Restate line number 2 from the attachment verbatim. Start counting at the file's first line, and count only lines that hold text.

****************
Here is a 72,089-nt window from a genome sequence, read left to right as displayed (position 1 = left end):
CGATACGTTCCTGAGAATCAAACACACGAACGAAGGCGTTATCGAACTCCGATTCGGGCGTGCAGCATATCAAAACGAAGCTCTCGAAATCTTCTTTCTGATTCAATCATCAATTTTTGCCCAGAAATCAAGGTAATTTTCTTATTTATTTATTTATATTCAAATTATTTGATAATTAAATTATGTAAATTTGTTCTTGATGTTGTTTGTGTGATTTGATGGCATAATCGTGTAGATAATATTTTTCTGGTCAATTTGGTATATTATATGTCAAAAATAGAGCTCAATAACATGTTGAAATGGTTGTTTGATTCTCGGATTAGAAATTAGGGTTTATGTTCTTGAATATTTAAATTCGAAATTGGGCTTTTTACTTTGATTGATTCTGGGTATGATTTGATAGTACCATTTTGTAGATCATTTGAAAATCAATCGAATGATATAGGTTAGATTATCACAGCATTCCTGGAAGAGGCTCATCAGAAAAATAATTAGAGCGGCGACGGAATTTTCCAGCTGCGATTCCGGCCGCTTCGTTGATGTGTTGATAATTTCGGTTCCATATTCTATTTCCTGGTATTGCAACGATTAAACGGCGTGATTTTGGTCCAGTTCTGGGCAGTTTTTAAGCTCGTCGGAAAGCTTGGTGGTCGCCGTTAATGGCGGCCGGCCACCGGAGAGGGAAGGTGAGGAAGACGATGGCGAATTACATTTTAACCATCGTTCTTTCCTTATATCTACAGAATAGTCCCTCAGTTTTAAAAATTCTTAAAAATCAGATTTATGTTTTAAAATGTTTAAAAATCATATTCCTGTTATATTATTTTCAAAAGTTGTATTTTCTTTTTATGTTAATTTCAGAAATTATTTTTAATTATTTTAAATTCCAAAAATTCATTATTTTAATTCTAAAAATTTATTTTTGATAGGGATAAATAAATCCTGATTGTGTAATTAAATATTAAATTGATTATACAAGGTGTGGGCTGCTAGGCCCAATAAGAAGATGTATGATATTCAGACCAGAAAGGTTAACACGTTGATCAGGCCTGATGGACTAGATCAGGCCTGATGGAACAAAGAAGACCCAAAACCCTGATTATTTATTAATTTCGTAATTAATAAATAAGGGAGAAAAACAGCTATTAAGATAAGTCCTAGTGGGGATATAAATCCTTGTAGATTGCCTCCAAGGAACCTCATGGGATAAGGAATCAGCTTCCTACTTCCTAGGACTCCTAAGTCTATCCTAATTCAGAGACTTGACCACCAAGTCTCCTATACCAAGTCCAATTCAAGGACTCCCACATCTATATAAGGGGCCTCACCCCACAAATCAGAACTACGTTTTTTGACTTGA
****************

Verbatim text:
CGATACGTTCCTGAGAATCAAACACACGAACGAAGGCGTTATCGAACTCCGATTCGGGCGTGCAGCATATCAAAACGAAGCTCTCGAAATCTTCTTTCTGATTCAATCATCAATTTTTGCCCAGAAATCAAGGTAATTTTCTTATTTATTTATTTATATTCAAATTATTTGATAATTAAATTATGTAAATTTGTTCTTGATGTTGTTTGTGTGATTTGATGGCATAATCGTGTAGATAATATTTTTCTGGTCAATTTGGTATATTATATGTCAAAAATAGAGCTCAATAACATGTTGAAATGGTTGTTTGATTCTCGGATTAGAAATTAGGGTTTATGTTCTTGAATATTTAAATTCGAAATTGGGCTTTTTACTTTGATTGATTCTGGGTATGATTTGATAGTACCATTTTGTAGATCATTTGAAAATCAATCGAATGATATAGGTTAGATTATCACAGCATTCCTGGAAGAGGCTCATCAGAAAAATAATTAGAGCGGCGACGGAATTTTCCAGCTGCGATTCCGGCCGCTTCGTTGATGTGTTGATAATTTCGGTTCCATATTCTATTTCCTGGTATTGCAACGATTAAACGGCGTGATTTTGGTCCAGTTCTGGGCAGTTTTTAAGCTCGTCGGAAAGCTTGGTGGTCGCCGTTAATGGCGGCCGGCCACCGGAGAGGGAAGGTGAGGAAGACGATGGCGAATTACATTTTAACCATCGTTCTTTCCTTATATCTACAGAATAGTCCCTCAGTTTTAAAAATTCTTAAAAATCAGATTTATGTTTTAAAATGTTTAAAAATCATATTCCTGTTATATTATTTTCAAAAGTTGTATTTTCTTTTTATGTTAATTTCAGAAATTATTTTTAATTATTTTAAATTCCAAAAATTCATTATTTTAATTCTAAAAATTTATTTTTGATAGGGATAAATAAATCCTGATTGTGTAATTAAATATTAAATTGATTATACAAGGTGTGGGCTGCTAGGCCCAATAAGAAGATGTATGATATTCAGACCAGAAAGGTTAACACGTTGATCAGGCCTGATGGACTAGATCAGGCCTGATGGAACAAAGAAGACCCAAAACCCTGATTATTTATTAATTTCGTAATTAATAAATAAGGGAGAAAAACAGCTATTAAGATAAGTCCTAGTGGGGATATAAATCCTTGTAGATTGCCTCCAAGGAACCTCATGGGATAAGGAATCAGCTTCCTACTTCCTAGGACTCCTAAGTCTATCCTAATTCAGAGACTTGACCACCAAGTCTCCTATACCAAGTCCAATTCAAGGACTCCCACATCTATATAAGGGGCCTCACCCCACAAATCAGAACTACGTTTTTTGACTTGA